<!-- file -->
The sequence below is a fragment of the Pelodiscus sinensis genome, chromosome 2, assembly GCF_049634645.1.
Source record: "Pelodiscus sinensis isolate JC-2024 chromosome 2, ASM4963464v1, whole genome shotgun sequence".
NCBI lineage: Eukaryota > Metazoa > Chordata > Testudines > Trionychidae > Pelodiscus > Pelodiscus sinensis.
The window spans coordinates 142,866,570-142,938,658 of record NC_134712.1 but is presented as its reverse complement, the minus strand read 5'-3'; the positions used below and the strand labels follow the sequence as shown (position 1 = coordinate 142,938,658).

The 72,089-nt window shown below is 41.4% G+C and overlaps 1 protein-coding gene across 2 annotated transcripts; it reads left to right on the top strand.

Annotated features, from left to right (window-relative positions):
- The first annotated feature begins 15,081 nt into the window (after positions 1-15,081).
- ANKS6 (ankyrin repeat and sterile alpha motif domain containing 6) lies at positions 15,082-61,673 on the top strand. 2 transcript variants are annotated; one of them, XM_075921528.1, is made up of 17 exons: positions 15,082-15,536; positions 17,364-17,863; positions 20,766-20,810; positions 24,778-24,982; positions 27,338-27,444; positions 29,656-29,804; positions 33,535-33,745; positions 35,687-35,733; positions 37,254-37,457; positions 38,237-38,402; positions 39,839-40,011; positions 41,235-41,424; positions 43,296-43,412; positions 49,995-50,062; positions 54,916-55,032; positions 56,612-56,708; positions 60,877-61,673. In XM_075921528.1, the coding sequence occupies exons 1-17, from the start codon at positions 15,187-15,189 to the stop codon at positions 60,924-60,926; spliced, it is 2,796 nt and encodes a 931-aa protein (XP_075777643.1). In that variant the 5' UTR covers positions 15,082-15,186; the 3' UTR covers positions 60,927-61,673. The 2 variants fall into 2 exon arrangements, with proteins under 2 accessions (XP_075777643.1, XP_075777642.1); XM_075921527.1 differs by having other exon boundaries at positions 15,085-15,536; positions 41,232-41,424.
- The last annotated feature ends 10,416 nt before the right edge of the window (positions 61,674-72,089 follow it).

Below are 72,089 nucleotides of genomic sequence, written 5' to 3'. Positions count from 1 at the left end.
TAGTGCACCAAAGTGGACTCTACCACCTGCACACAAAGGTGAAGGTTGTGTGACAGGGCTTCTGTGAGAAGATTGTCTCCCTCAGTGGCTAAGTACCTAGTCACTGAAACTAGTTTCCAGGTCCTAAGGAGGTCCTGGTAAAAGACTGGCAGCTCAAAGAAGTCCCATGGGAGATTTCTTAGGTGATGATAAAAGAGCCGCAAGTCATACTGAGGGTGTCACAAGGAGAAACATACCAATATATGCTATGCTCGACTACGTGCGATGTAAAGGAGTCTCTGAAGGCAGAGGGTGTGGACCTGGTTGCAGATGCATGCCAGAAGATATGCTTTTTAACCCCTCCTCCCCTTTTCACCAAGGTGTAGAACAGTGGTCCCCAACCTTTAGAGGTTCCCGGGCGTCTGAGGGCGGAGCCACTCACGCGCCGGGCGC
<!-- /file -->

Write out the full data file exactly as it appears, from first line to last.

The sequence below is a fragment of the Pelodiscus sinensis genome, chromosome 2, assembly GCF_049634645.1.
Source record: "Pelodiscus sinensis isolate JC-2024 chromosome 2, ASM4963464v1, whole genome shotgun sequence".
NCBI lineage: Eukaryota > Metazoa > Chordata > Testudines > Trionychidae > Pelodiscus > Pelodiscus sinensis.
The window spans coordinates 142,866,570-142,938,658 of record NC_134712.1 but is presented as its reverse complement, the minus strand read 5'-3'; the positions used below and the strand labels follow the sequence as shown (position 1 = coordinate 142,938,658).

The 72,089-nt window shown below is 41.4% G+C and overlaps 1 protein-coding gene across 2 annotated transcripts; it reads left to right on the top strand.

Annotated features, from left to right (window-relative positions):
- The first annotated feature begins 15,081 nt into the window (after positions 1-15,081).
- ANKS6 (ankyrin repeat and sterile alpha motif domain containing 6) lies at positions 15,082-61,673 on the top strand. 2 transcript variants are annotated; one of them, XM_075921528.1, is made up of 17 exons: positions 15,082-15,536; positions 17,364-17,863; positions 20,766-20,810; positions 24,778-24,982; positions 27,338-27,444; positions 29,656-29,804; positions 33,535-33,745; positions 35,687-35,733; positions 37,254-37,457; positions 38,237-38,402; positions 39,839-40,011; positions 41,235-41,424; positions 43,296-43,412; positions 49,995-50,062; positions 54,916-55,032; positions 56,612-56,708; positions 60,877-61,673. In XM_075921528.1, the coding sequence occupies exons 1-17, from the start codon at positions 15,187-15,189 to the stop codon at positions 60,924-60,926; spliced, it is 2,796 nt and encodes a 931-aa protein (XP_075777643.1). In that variant the 5' UTR covers positions 15,082-15,186; the 3' UTR covers positions 60,927-61,673. The 2 variants fall into 2 exon arrangements, with proteins under 2 accessions (XP_075777643.1, XP_075777642.1); XM_075921527.1 differs by having other exon boundaries at positions 15,085-15,536; positions 41,232-41,424.
- The last annotated feature ends 10,416 nt before the right edge of the window (positions 61,674-72,089 follow it).

Below are 72,089 nucleotides of genomic sequence, written 5' to 3'. Positions count from 1 at the left end.
TAGTGCACCAAAGTGGACTCTACCACCTGCACACAAAGGTGAAGGTTGTGTGACAGGGCTTCTGTGAGAAGATTGTCTCCCTCAGTGGCTAAGTACCTAGTCACTGAAACTAGTTTCCAGGTCCTAAGGAGGTCCTGGTAAAAGACTGGCAGCTCAAAGAAGTCCCATGGGAGATTTCTTAGGTGATGATAAAAGAGCCGCAAGTCATACTGAGGGTGTCACAAGGAGAAACATACCAATATATGCTATGCTCGACTACGTGCGATGTAAAGGAGTCTCTGAAGGCAGAGGGTGTGGACCTGGTTGCAGATGCATGCCAGAAGATATGCTTTTTAACCCCTCCTCCCCTTTTCACCAAGGTGTAGAACAGTGGTCCCCAACCTTTAGAGGTTCCCGGGCGTCTGAGGGCGGAGCCACTCACGCGCCGGGCGC